Night 4. Frightened that the police had come for her, Savitri runs again. She meets a lurking gunman, out for revenge against the men who tortured and killed his brother. Savitri tries to persuade him to stop but he is killed by his enemies. It’s his character who has the most obvious demons to fight in this Navarathri. Both ANR and Sivaji play him with swagger and bluster. ANR had a little more vulnerability while Sivaji showed more of the wounded pride and ferocity. Both died spectacularly and both had to deal with interesting makeup and costumes. I guess it depends on whether you prefer a stripy t-shirt or a stripy lungi.

Night 5. Savitri contemplates suicide again. She is saved by a kindly villager and his sister who worry that she had been possessed by an evil spirit. A comedy conman arrives to fleece her poor but honest benefactors and Savitri decides to give him a taste of his own medicine. Nagesh originated the role in the Tamil verison while Relangi played in the Telugu film. I prefer Relangi in almost any role to Nagesh in most things! I think ANR does poor man with heart of gold so very well.  For this section, the Telugu film is the winner for me.

Night 6. Savitri sees an old man crawling along a path and goes to help. A formerly rich man, he is now a leper and shunned by all his family and associates. Savitri doesn’t let her revulsion at his physical state stop her from behaving with compassion and integrity. I really like that at around this stage in the movie, Savitri has stopped just passively absorbing help and is not only thinking about how to sort out her own life but is actively supporting other people. The makeup department were a bit more effective in 1966, and ANR does vulnerability so well. The Telugu film gets my points for this episode.

Night 7. A theatrical company is in need for an actress after theirs elopes. Savitri agrees to help them and the play goes on. I don’t think anyone can beat Sivaji Ganesan in Ye Historical Outfits and he looks like he has a ball in this turn as the rural actor/director. ANR is very good and his dancing has a higher comedy value, but the portentous dialogues flow so nicely in the Tamil film. Savitri is lovely in both films as she matches her leading man step for step.

Night 8. Whoever thought either of these men should wear short shorts should be given a severe talking to. Playing a policeman playing a hunter ANR and Sivaji both opt for a braying laugh, military bluff heartiness and those shorts. I think they used the same footage of the tiger in both films. Savitri masquerades as a man. She is not even slightly convincing, but her expressions are funny and her Telugu characterisation is enjoyably pompous. I think Sivaji’s shorts are both more terrifying (baggy, poor camera angles) and hilarious (baggy, poor camera angles). The Tamil film is a little more dramatic and better paced at this stage so I prefer that.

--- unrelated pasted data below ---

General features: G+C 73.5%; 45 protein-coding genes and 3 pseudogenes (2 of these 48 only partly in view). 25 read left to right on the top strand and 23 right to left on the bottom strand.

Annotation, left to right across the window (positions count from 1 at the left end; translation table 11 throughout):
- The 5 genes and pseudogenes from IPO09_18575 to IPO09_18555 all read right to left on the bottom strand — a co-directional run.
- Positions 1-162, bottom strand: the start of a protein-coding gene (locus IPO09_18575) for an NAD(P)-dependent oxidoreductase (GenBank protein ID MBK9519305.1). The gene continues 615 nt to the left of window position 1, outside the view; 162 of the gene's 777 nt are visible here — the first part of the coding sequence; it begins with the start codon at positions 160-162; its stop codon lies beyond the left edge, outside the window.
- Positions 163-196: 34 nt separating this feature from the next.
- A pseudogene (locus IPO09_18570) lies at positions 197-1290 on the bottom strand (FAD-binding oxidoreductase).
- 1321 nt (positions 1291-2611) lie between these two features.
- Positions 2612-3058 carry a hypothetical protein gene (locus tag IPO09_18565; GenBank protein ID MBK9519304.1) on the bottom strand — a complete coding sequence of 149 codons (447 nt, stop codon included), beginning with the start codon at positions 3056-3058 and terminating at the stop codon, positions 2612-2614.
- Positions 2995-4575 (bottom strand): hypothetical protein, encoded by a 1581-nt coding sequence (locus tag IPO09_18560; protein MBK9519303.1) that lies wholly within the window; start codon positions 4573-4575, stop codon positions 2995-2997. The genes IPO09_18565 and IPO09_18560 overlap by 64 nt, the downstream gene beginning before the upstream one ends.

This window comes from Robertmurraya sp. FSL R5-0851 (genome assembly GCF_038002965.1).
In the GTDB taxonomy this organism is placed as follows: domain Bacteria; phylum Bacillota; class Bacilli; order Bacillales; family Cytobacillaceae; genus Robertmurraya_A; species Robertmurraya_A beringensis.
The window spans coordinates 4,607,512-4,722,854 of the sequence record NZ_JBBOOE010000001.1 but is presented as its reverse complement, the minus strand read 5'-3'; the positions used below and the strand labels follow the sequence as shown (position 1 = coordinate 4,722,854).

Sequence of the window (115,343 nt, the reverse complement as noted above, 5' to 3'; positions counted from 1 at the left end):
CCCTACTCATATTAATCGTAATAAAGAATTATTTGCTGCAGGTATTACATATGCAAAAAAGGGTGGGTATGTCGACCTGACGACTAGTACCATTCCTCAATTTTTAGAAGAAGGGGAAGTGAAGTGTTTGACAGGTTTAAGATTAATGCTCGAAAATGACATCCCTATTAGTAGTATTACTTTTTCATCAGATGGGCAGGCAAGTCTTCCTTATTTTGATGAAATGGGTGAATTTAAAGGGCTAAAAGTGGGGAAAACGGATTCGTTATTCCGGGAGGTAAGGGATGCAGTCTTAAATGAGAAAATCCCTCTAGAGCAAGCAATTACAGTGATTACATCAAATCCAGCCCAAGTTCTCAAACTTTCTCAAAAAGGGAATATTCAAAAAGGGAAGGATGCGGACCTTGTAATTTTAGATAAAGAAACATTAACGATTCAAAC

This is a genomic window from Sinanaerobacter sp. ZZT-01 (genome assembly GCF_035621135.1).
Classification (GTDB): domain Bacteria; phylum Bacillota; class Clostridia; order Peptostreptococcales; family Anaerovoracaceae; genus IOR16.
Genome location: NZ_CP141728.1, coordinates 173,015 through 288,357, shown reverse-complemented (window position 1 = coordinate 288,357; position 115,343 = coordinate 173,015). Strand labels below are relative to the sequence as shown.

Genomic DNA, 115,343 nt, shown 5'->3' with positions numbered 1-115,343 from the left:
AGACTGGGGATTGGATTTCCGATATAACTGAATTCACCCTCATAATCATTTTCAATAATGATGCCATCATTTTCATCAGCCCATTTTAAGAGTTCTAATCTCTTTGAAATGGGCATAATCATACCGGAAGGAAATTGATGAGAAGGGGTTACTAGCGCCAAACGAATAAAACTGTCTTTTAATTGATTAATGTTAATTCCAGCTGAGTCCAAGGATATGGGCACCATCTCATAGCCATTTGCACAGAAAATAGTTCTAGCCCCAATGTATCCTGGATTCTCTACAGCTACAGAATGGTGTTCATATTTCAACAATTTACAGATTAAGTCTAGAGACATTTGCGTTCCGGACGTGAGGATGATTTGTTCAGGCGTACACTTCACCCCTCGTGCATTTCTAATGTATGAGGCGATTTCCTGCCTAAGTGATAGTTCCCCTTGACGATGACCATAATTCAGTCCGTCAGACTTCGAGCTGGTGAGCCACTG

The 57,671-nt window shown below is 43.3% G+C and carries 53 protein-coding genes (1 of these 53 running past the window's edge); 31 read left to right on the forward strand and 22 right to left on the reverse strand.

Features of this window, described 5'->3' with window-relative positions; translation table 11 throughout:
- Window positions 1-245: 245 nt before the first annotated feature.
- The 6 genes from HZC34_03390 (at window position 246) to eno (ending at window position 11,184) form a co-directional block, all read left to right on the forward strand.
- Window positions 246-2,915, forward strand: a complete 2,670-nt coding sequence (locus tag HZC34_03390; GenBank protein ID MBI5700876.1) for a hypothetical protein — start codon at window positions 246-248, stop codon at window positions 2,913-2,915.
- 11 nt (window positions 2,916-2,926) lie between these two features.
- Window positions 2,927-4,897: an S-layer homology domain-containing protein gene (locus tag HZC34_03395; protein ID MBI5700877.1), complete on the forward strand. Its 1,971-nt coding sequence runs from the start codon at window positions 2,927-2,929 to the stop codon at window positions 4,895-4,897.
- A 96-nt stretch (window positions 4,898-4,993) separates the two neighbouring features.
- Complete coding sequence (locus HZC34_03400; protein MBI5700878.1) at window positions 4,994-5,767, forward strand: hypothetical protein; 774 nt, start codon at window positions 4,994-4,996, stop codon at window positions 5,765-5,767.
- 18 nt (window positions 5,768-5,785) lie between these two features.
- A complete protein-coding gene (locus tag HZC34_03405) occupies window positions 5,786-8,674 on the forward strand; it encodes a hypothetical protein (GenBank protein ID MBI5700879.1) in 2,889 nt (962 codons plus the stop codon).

Night 9. In which we discover that intended groom/disappearing boyfriend Anand or Venu (Telugu) is of course Sivaji or ANR. Savitri has nice rapport with both actors and the reconciliation scenes were both funny and heartfelt by turn.  The wedding goes ahead and all the ‘other men’ turn up (except the dead gunman). Happiness prevails!

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I slightly prefer the Telugu soundtrack by Chalapathi Rao T as it is a little more filmi and festive but the songs in the Tamil film are quite soulful so it does depend on my mood. I have the Telugu DVD with subtitles but have only seen the Tamil film without (it’s on Youtube). The stories are identical but of course, the dialogues will differ somewhat. Despite having different directors, there are only differences in a few scenes. It’s interesting to see so little of the second director in the remake – when I first saw the films I assumed AP Nagarajan did both.

I have some minor doubts. How did Savitri keep finding new sarees with impeccably tailored blouses? And she seemed to be wandering in circles yet no one could find her. But nothing detracted from enjoying her journey and her realisation that she could go home and be happy.

I really like both films, and have rewatched them a couple of times. Savitri is brilliant as Nalina/Radha and despite the focus being on the men, her performance is varied and her characterisation develops beautifully. Both Sivaji and ANR are in fine form and make the task of playing nine roles seem effortless. Choose your favourite cast, choose on language, choose the songs you like most, choose your own adventure! 4 stars!

Kandan Karunai